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United States Department of Agriculture

Agricultural Research Service


item Crespo, Diana
item Lecuona, Roberto
item Hogsette, Jerome - Jerry

Submitted to: Biological Control
Publication Type: Peer Reviewed Journal
Publication Acceptance Date: 4/8/1998
Publication Date: N/A
Citation: N/A

Interpretive Summary: Integrated house fly control programs on caged-layer farms have been advocated for many years, but few have been developed and put into practical use. Many producers still rely on pesticides alone for fly control, although many express their desire for environmentally friendly methods. The popularity of biological control is increasing, but producers sdo not know how to maximize the use of biological control agents. Scientists from the Institute of Microbiology and Agricultural Zoology, Buenos Aires in conjunction with scientists from the Center for Medical, Agricultural, and Veterinary Entomology, conducted tests in commercial poultry houses to develop basic integrated house fly control programs using biological control agents, namely parasitic wasps, in conjunction with various chemical and non-chemical techniques. The best programs involved limited-use chemical pesticides, cultural controls such as lime, and the use of parasitic wasps. Results indicate that timing of treatment application is important. Pesticides used for reduction of existing house fly populations should be discontinued before parasitic wasps are released.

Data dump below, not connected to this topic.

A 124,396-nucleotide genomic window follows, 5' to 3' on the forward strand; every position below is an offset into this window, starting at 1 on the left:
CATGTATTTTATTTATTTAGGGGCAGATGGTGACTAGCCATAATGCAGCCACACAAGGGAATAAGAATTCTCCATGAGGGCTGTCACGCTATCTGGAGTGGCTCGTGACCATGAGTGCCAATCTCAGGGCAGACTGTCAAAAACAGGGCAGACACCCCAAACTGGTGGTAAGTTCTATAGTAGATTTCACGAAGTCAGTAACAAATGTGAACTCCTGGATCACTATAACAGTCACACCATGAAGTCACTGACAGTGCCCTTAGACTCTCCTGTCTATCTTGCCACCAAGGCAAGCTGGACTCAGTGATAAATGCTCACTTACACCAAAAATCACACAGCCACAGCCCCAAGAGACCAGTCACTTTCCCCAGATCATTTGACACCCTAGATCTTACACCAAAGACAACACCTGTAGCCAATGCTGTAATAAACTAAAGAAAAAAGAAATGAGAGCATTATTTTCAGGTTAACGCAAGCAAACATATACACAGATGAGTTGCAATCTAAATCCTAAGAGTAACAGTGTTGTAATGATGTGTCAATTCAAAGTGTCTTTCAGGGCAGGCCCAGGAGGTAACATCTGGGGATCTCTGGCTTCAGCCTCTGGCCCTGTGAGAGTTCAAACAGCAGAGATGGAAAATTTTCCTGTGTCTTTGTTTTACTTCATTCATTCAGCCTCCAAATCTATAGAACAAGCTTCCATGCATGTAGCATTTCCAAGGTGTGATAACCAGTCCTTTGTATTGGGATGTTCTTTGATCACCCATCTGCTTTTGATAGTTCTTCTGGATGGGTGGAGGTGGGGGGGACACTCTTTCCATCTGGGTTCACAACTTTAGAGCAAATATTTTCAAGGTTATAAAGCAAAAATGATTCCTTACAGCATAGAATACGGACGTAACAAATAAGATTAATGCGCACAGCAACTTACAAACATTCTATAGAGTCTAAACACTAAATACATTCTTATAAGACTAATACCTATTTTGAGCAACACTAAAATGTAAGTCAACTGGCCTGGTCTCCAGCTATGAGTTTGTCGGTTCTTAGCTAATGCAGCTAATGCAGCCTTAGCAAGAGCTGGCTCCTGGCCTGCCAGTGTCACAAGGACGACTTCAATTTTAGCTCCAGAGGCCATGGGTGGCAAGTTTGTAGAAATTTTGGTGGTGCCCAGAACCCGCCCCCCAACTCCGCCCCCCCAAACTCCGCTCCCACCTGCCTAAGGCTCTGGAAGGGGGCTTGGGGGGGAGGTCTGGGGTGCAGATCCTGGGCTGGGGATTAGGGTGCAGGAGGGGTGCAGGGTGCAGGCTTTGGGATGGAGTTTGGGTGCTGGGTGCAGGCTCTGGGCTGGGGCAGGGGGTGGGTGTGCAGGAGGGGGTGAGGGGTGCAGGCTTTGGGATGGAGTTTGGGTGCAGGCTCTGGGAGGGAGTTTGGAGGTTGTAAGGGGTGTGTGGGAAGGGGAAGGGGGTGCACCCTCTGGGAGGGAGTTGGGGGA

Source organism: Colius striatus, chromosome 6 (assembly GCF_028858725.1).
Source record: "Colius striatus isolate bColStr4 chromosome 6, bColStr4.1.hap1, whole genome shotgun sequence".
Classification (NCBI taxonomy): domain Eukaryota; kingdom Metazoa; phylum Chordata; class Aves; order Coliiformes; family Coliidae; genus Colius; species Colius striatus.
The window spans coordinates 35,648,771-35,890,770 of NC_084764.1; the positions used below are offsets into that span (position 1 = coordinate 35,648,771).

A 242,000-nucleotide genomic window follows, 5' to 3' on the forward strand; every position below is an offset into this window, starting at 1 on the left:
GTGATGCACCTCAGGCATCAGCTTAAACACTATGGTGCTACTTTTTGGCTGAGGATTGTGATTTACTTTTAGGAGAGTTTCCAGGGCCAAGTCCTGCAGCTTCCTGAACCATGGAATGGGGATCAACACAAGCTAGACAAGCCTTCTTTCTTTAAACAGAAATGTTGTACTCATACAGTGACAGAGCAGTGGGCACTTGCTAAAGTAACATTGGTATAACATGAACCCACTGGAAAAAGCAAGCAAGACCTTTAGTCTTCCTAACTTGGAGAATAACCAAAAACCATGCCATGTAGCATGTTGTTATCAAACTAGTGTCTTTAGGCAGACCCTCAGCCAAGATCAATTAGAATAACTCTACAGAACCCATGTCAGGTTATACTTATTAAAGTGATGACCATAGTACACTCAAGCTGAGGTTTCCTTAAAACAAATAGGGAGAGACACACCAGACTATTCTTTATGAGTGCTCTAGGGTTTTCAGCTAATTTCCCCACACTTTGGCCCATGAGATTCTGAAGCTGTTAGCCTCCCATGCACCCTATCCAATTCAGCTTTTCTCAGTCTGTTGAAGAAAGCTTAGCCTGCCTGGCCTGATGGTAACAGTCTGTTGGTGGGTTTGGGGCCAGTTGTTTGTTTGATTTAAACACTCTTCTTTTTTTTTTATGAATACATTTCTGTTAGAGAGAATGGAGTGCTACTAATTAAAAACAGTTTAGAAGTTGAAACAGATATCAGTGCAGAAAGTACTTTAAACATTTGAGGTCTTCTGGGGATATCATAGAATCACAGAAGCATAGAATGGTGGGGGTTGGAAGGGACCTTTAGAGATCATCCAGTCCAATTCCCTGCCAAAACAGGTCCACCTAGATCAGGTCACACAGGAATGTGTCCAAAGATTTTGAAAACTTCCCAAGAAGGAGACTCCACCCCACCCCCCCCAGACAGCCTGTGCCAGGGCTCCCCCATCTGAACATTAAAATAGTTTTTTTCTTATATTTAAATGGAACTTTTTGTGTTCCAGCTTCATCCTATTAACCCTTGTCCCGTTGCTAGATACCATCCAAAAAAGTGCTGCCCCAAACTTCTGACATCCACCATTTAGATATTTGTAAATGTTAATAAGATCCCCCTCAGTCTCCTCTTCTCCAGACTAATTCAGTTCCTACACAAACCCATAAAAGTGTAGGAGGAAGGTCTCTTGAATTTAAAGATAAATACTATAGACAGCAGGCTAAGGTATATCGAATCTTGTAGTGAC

Technical Abstract: Integrated house fly control programs in caged-layer houses have been developed, but few have been put into use. Biological control agents, such as parasitic wasps, have been popular for use, but improper integration with pesticides can be counter productive. Therefore, tests were performed to develop basic control programs with parasitic wasps and other chemical and non-chemical control techniques. In the best programs, pesticides wer used to reduce existing house fly populations, then discontinued before wasps were released.

Last Modified: 10/17/2017
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